She is eager to please. A smile permanently plastered upon her face in the presence of others, regardless of how her mind knows differently. Constantly working on overdrive, her thoughts unravel like a piece of old cloth, struggling to cling onto the last row of stitching before the next begins to fall.
She is creative; sees potential in which so many do not. Her ideas are original, yet her smile does not let them pass. Her constant fear of judgement has been with her since childhood and although she won’t admit it out loud, it frustrates her to no end.
She is passive. Rather than speak her truth, she will let hurtful words bury themselves deep within her skin, her soul. She won’t admit this out loud, but she has inherited this trait from her mother.
She finds the most pleasure in being alone. Surrounded by the musical poetry of others, a place she can get lost in stories of others, often relating them to her own experiences.
She knows she can count the number of true friends she has on one hand and it does not bother her one bit. She is also afraid that her true friends will never actually know the real her. The girl she is inside her mind as opposed to the girl they see.
She has never known romance. Although she likes to think she knows about it. She is afraid she may never experience love in the way it should be experienced. In fact, it is probably the most frightening thing which currently clogs her mind and has been for many years.
She craves affection, love, appreciation and acceptance from everyone. She knows life could be so much more than what it is, but she is too afraid to start a new chapter for fear of the unknown.
She wants so much on the inside but expects so little on the outside.
She will be free.
We’ve grown up in a world where finding a partner to spend the rest of our lives with is viewed as the ideal. Romantic comedies and Disney movies alike tell us that if we want our lives to be better and happier, ending up with someone is the way to do it.
There comes a point if you’re single like me and you’ve hit a certain age, realising that you haven’t found the person of your dreams can be incredibly upsetting and worrying. You find yourself comparing your life and love life to that of your friends/family, thinking that time may be running out for you.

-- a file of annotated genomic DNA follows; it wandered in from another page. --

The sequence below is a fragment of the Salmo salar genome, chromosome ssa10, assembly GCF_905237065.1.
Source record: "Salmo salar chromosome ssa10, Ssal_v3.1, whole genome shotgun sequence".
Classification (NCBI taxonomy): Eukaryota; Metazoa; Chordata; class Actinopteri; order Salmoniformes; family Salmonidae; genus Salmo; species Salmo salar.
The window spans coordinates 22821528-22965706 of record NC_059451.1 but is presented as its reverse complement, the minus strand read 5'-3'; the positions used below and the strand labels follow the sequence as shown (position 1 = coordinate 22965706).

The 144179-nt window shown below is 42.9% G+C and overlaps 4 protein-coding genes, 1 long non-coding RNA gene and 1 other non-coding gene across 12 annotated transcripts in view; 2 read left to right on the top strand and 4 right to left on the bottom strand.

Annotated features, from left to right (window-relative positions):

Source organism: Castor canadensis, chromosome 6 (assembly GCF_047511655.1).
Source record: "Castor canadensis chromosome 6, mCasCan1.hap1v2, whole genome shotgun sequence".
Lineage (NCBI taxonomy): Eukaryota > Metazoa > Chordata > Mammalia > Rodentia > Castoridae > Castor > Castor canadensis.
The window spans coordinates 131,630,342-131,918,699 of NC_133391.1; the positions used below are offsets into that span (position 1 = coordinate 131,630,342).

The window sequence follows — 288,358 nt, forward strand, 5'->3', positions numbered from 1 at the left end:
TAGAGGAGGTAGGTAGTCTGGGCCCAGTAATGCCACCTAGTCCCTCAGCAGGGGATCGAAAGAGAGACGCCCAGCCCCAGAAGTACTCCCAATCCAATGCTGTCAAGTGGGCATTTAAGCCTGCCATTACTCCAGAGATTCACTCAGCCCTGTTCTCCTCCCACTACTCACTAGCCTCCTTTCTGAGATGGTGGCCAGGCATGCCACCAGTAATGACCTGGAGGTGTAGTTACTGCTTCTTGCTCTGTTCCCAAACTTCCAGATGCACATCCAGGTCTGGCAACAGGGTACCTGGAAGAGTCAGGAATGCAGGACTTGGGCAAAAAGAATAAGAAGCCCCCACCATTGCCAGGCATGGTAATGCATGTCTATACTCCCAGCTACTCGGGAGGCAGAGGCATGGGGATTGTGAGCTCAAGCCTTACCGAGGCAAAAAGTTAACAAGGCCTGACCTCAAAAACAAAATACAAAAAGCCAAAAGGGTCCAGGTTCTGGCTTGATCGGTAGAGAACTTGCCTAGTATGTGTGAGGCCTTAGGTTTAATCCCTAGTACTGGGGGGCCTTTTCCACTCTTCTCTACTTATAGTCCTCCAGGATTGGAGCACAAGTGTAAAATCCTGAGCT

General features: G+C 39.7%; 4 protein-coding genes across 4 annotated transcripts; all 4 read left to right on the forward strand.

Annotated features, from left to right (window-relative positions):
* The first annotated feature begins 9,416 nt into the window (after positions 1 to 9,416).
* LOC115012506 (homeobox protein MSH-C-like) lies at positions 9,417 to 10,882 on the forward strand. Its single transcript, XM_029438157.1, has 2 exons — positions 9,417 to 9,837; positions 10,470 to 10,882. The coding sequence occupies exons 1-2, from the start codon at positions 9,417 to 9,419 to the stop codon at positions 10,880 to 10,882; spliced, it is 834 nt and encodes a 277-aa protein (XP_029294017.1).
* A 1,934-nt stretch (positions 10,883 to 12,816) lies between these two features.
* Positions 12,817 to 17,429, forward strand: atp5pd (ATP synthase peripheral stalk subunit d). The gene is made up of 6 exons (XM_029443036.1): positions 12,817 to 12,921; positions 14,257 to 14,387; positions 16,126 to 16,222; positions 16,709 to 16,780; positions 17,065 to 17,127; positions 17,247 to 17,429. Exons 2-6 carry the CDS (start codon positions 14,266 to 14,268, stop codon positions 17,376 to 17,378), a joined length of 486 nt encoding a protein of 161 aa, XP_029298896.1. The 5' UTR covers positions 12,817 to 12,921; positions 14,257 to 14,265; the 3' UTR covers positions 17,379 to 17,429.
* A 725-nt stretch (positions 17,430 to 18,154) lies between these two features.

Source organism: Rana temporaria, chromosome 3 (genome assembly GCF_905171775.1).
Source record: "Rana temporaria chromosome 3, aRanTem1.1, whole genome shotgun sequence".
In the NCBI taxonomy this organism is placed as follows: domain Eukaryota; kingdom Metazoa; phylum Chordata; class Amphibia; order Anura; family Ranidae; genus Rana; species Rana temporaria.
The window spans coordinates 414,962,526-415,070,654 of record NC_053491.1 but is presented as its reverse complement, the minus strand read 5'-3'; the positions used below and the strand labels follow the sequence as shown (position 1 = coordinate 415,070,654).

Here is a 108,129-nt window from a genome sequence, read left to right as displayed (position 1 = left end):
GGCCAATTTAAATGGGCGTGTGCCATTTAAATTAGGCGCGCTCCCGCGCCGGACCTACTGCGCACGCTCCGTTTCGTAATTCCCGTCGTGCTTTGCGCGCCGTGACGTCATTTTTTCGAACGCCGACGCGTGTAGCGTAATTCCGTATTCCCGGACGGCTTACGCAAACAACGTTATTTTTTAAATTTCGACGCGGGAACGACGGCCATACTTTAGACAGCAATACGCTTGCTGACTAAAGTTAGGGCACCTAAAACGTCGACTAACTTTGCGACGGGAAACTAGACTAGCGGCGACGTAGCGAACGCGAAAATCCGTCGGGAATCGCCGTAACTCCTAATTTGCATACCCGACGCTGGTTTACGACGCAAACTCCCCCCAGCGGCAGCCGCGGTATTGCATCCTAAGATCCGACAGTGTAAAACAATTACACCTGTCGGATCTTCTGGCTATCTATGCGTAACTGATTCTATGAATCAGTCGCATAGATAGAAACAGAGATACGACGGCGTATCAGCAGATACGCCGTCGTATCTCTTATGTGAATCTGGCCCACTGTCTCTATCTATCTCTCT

I have some news for you: time is not running out. The fairy-tale is far from over.
In fact, in this fairy-tale, the Princess doesn’t need a prince or princess in order to live happily ever after. The Princess does need to accept that they don’t need to share their life with someone else to feel complete (no matter what Jerry Maguire may have told you).
Finding love should not be a sport. It should not be a race. I wish that I had grown up with fairy-tales about women who found their own happily ever afters through their own self-acceptance and courage. Women who were open to love and ready for relationships, but who were also focused on other important things in life such as a satisfying career or fulfilment with her relationship with her closest friends.
If you are feeling like you’re waiting for your true love to find you, you’re not alone. Know that you are open to love, new experiences and to the prospect of finding someone to fits into your already amazing life.
The most important thing in our lives is self happiness – start by loving yourself some more and who knows just who might be around the corner.
Having and expressing empathy towards others can be difficult for some people. Sometimes you probably use empathy in every day life and don’t even realise you are doing it.
The ability to forget your own views and opinions on a person or situation and see the world through another’s eyes for a short time can be tough. Especially if you are seeing through the eyes of someone who may have hurt or upset you directly.
Being present, focused and open is an important part of empathy. Putting yourself in the shoes of another and trying to understand why they think or feel the way they do can be difficult, but once you master it, it can change the way people see you as a communicator and confidant.
Having empathy for others is a life skill which should be taught to children from a young age. For children to think of how others’ may think or feel in certain moments can help them become caring adults who are able to look at life’s challenges in a much more compassionate way.
Using words like “I understand how you must feel…” when responding in times where anyone confides in you helps that person to trust that you are listening to them and that what they are saying is important to you. Repeating certain facts back and trying to relate their story to your own experiences can also help – not by making the conversation about you, but by showing that you understand the situation which that person may be in.
Personally, I have found empathy as a great tool in understanding why people in my life may have chosen to take certain paths or say certain things. I also think it has made me more compassionate towards the stories of strangers and celebrities who have made mistakes for the world to see and helps me see them as human instead of ‘celebrity’.
In the end, treating others the way you would want to be treated is incredibly true. Use respect and compassion when helping others and try to place yourself in their shoes.
Knowing that others are making an effort to understand us and rather than judge us without waiting is something we all deserve and would appreciate.